News / Science & Technology

Western US Drought Causing Earth's Crust to Rise

A GPS station is seen in the Inyo Mountains of California. (Shawn Lawrence, UNAVCO)
A GPS station is seen in the Inyo Mountains of California. (Shawn Lawrence, UNAVCO)

The major drought gripping the western United States is not only drying the landscape, it’s causing the land to rise.

Researchers at Scripps Institution of Oceanography at the University of California at San Diego used GPS data to determine the drought has caused the land to rise, on average, 4 millimeters across the western states. The Sierra mountains of California rose over half an inch.

Duncan Agnew, a Scripps Oceanography geophysics professor and co-author of the paper said that “in areas of deep soil, the material behaves like a sponge. When the water dries out, it shrinks or goes down.”

“If you’re not on deep spoil the effect is that the earth is like a spring,” he said “The water is no longer pressing down on that area so it rises.”

That’s what’s happening in the western U.S., and the findings quantify the staggering water loss wrought by the drought.

Based on the findings, Agnew said he and his team believe the water loss due to the drought exceeds 240 trillion liters of water.

“It’s like covering the western half of the U.S. with a layer of water 10 centimeters thick,” he said.

If the drought lifts, expect the land to fall under the weight of the water. In fact, Agnew said, there was a downward shift in 2011, which saw a very wet winter.

Agnew said the rise would not effect California’s earthquake prone San Andreas Fault.

“It does change the stress on the fault, but by a very small amount,” he said. “It’s the same pressure you’d feel putting your hand in an inch of water.”

Last year was the driest on record in California, and this year may be just as dry.  

Some reservoirs are empty and the Sierra mountain snowpack, which melts and fills rivers in the springtime, is at dangerously low levels - just one quarter of normal.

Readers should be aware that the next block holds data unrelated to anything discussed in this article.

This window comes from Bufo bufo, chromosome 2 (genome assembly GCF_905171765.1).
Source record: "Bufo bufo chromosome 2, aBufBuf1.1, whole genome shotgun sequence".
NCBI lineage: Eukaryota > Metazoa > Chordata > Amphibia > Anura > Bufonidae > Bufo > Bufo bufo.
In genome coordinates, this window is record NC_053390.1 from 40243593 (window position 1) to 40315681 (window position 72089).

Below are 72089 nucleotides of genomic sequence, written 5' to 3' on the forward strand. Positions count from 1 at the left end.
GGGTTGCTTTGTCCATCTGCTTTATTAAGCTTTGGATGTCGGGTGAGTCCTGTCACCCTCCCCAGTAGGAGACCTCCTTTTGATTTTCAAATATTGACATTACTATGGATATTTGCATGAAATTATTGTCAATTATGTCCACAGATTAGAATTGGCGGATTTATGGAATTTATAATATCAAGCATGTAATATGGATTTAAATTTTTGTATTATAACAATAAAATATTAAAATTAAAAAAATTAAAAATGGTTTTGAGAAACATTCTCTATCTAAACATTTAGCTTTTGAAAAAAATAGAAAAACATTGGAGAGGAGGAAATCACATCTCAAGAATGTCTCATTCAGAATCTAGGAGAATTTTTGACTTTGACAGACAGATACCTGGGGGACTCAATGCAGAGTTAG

Farmers warn of another "Dust Bowl" - referring to the drought and dust storms that ravaged American farmlands in the 1930s.  

The drought is so bad that California Governor Jerry Brown called it “epochal.”

Eighty percent of the state is experiencing “extreme” or “exceptional” drought, leading to strict measures restricting the use of water.

Agnew’s paper appears in the August 21 online edition of the journal Science.

You May Like

How to Safeguard Your Mobile Privacy

As the digital world becomes more mobile, so too do concerns about eroding privacy and increased hacking More

'Desert Dancer' Chronicles Iranian Underground Dance Troupe

Film by Richard Raymond is based on true story of Afshin Ghaffarian and his friends More

Obesity Poses Complex Problem

Professor warns of obesity’s worldwide health impact More

This forum has been closed.
Comment Sorting
Comments
     
by: tom carney from: new jersey
September 01, 2014 5:25 PM
In about 700-800 AD wasn't there a 200-year drought over what is now the American Southwest? Didn't it last long enough and be severe enough to move whole peoples from the area of Chaco Canyon and Mesa Verde down to where today's North American Pueblos are? If true, this is really not a unique situation, no? Just unique in our times?

by: Mark from: Arizona
August 24, 2014 1:51 PM
We are fine with water in Arizona. Been raining here all over for 2 months now.

Featured Videos

Your JavaScript is turned off or you have an old version of Adobe's Flash Player. Get the latest Flash player.
Rolling Thunder Run Reveals Changed Attitudes Towards Vietnam Wari
X
Katherine Gypson
May 25, 2015 1:32 AM
For many US war veterans, the Memorial Day holiday is an opportunity to look back at a divisive conflict in the nation’s history and to remember those who did not make it home.
Video